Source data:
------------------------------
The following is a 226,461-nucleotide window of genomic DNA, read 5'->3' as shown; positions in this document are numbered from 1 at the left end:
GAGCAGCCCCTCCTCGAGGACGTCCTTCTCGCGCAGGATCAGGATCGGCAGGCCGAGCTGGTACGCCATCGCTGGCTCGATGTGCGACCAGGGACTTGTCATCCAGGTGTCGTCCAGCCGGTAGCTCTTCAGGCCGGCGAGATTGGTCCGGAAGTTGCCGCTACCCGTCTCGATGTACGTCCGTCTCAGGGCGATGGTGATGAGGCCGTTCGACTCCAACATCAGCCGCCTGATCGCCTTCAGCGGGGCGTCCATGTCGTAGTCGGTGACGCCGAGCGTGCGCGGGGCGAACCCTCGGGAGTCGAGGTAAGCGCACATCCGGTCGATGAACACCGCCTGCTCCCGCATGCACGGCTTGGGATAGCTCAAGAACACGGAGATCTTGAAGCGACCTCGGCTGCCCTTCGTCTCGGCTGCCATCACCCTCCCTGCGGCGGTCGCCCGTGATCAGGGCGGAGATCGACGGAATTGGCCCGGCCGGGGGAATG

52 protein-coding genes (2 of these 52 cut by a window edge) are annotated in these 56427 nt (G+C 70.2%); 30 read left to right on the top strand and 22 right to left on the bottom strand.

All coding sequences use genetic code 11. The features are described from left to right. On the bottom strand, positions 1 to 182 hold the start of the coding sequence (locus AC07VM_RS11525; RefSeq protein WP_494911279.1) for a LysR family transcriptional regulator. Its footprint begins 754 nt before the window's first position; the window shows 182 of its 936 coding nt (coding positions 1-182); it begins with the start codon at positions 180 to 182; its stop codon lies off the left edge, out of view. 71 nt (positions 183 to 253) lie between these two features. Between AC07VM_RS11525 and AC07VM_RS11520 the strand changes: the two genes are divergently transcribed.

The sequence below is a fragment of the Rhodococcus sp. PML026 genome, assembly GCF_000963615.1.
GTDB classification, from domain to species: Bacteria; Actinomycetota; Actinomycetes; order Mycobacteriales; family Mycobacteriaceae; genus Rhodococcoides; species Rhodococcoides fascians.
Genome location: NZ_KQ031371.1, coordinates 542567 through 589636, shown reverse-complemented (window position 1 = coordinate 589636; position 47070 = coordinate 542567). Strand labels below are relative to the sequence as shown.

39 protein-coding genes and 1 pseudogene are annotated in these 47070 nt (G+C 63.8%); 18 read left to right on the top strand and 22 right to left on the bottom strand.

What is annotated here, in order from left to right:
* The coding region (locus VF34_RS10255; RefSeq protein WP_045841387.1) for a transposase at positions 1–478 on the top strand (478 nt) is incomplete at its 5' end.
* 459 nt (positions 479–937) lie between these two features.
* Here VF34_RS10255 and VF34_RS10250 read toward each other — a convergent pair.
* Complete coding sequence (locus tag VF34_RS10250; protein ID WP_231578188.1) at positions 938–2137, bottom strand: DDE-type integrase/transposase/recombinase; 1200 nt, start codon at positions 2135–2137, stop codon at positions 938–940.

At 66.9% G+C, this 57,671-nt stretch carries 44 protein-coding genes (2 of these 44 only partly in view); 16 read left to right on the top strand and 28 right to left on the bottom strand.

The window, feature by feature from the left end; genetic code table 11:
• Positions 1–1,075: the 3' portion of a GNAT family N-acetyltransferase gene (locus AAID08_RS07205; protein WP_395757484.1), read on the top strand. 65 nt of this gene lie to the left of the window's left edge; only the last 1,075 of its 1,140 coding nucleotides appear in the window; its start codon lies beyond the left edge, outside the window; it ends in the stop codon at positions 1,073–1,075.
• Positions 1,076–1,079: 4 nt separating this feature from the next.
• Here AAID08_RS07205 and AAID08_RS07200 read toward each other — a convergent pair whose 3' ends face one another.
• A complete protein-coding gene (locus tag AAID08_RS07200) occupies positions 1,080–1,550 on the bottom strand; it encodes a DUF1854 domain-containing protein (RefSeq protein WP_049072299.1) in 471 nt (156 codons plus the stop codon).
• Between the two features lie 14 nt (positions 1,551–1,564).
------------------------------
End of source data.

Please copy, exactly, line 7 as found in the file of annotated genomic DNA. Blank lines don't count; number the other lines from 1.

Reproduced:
Genome location: NZ_KQ031371.1, coordinates 542567 through 589636, shown reverse-complemented (window position 1 = coordinate 589636; position 47070 = coordinate 542567). Strand labels below are relative to the sequence as shown.